Thursday, 12/30- Shining Star, Hokitika
Short hops travel day today. In the am we traversed more excellent mountain roads, broken with stretches of pasture. The sky is blue and clear and the air is crisp. New Zealand often exists in a cliché of weather and scenery.
It is 8:50pm and the sun hasn't gone down yet. We didn't eat until 8 mostly because we had no idea it was so late already. “Why am I so hungry? Its still early, isn't it?” “Holy crap, its 8!”
On our drive we went through a place labeled Doubtful Valley. Being the wits we are, and almost on cue, I said, “I dunno about that,” and she quipped, “Are they sure?” High comedy. Sticking with the fantastic names for places theme, we also drove through a so-tiny-it-takes-longer-to-make-a-joke-about-the-name-than-to-walk-through-it town called Crushington. This requires all caps. CRUSHINGTON. Better. I would go see any band that said they were from CRUSHINGTON. If I had a band, we would say came from CRUSHINGTON, right next to Brutalville, across the river from Metalliton.
We notice, or rather noticed again, that Captain Slow's cab is very big. My wife is very far away from me when I'm driving. It's a two hour trek to touch her knee and holding hands requires a warm-up, smoke signal communication, and a packed lunch. No fooling. I could barely see her.
I think I forgot to mention the one-lane bridges we've been traversing for the past two days. We get a sign warning us a few meters ahead, the suddenly two lanes become on and I either have to yield or go, but I better be paying attention or someone is going to be reversing on a narrow bridge. No problems so far. Kind of intense though.
Speaking of intense (Now accepting the award for Most Awkward Segue...) more of those Drive Safe signs were cracking us up. Today we went by one that had a picture of feet with a toe tage, you know, like at the morgue, and the text says, “SPEEDING TICKET.” Wow. And to go along with the intense signage, this in one of the countries that has put those awful pictures of lung cancer and mouth rot and throat death on their cigarette warning labels so as to make perfectly clear what you may be getting yourself in to by buying this particular product. The major tobacco companies have way too strong a grip on our own FDA to let anything this honest happen in the good ole US of A. More and more I question our right to even own the moral high horse, let alone trot around on it like we do. (Just so you know, this somehow ended with me arm wrestling Bill O'Reilly in my head while Glenn Beck cried. No, I'm not sure how I got there. Something about his belief that stronger is better. Would be cool, though.)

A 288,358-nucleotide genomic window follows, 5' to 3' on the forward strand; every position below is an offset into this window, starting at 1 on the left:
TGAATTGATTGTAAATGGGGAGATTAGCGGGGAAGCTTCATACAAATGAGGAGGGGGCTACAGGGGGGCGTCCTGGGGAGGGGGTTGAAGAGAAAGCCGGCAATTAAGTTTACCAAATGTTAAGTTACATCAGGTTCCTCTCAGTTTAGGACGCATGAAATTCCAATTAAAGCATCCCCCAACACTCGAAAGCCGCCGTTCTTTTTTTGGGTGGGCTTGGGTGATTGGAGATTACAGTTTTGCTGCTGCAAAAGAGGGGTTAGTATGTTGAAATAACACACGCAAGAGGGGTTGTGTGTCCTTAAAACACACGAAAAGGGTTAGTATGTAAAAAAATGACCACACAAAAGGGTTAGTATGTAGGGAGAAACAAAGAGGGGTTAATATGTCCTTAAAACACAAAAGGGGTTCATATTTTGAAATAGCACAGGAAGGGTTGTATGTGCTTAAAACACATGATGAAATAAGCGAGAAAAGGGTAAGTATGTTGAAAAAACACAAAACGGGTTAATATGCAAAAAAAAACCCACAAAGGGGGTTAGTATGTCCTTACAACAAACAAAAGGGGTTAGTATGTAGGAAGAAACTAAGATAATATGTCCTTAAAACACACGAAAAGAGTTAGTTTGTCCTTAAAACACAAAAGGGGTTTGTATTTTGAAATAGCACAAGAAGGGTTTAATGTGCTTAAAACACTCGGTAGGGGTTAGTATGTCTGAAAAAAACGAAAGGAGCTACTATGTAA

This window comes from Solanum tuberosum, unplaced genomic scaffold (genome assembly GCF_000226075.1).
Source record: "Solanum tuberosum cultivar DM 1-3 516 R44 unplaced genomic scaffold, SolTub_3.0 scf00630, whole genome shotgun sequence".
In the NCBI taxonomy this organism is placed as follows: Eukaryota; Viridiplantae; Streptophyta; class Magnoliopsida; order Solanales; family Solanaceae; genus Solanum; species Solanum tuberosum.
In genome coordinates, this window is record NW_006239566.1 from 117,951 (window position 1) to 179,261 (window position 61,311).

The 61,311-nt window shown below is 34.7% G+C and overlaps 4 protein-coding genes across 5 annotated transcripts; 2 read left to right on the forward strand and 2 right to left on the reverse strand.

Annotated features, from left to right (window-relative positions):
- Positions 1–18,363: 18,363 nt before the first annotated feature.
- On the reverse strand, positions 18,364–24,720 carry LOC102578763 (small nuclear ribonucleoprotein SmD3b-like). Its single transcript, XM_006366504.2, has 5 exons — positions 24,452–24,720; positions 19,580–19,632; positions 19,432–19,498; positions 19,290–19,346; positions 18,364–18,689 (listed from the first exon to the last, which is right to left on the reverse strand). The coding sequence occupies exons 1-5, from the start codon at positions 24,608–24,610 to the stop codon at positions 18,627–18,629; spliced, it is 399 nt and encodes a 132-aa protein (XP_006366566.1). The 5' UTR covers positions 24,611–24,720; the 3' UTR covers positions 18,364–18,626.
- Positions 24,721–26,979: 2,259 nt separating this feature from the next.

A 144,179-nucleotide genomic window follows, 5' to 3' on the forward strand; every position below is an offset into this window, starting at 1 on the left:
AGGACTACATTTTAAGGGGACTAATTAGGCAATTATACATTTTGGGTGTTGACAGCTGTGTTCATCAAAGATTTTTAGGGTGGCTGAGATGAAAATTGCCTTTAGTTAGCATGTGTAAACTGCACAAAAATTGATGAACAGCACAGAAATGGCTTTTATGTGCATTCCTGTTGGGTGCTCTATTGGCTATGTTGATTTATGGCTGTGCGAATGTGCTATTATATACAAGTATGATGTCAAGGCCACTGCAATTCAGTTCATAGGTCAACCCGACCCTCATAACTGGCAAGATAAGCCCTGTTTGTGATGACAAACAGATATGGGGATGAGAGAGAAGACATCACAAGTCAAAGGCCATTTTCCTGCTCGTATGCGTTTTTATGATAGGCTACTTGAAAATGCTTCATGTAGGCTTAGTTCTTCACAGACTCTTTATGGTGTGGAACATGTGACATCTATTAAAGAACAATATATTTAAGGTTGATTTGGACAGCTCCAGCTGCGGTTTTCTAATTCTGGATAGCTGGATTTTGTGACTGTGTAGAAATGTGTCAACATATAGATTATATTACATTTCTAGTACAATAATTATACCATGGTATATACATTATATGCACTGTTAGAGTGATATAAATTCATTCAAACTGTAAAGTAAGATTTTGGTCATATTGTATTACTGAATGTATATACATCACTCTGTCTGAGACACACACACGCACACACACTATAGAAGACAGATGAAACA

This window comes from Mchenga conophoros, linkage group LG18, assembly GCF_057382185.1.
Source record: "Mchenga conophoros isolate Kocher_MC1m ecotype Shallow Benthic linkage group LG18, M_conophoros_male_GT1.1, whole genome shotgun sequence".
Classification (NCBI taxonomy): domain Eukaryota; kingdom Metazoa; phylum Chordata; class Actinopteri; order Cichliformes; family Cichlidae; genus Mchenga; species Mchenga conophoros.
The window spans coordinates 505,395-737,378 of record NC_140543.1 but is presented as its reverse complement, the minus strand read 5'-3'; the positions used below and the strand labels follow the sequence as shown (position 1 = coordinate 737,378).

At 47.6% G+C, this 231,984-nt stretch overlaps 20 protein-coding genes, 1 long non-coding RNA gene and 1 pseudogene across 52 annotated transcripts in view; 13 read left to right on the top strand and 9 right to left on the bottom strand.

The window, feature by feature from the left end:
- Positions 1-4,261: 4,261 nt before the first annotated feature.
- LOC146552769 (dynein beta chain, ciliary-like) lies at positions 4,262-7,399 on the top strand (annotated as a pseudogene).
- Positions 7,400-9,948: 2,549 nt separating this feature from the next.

The roads here seem singular in purpose- to go from A to B. Not to advertise the latest Will Ferrell abortion or a body spray that makes you smell like perfumed crap. Like so many other parts of New Zealand, the roads reflect a very high level of eco-awareness. Sure, its a swath of concrete cutting through the forest, but no more than is absolutely needed. Signs everywhere remind travelers to care for their surroundings and here people actually heed those reminders.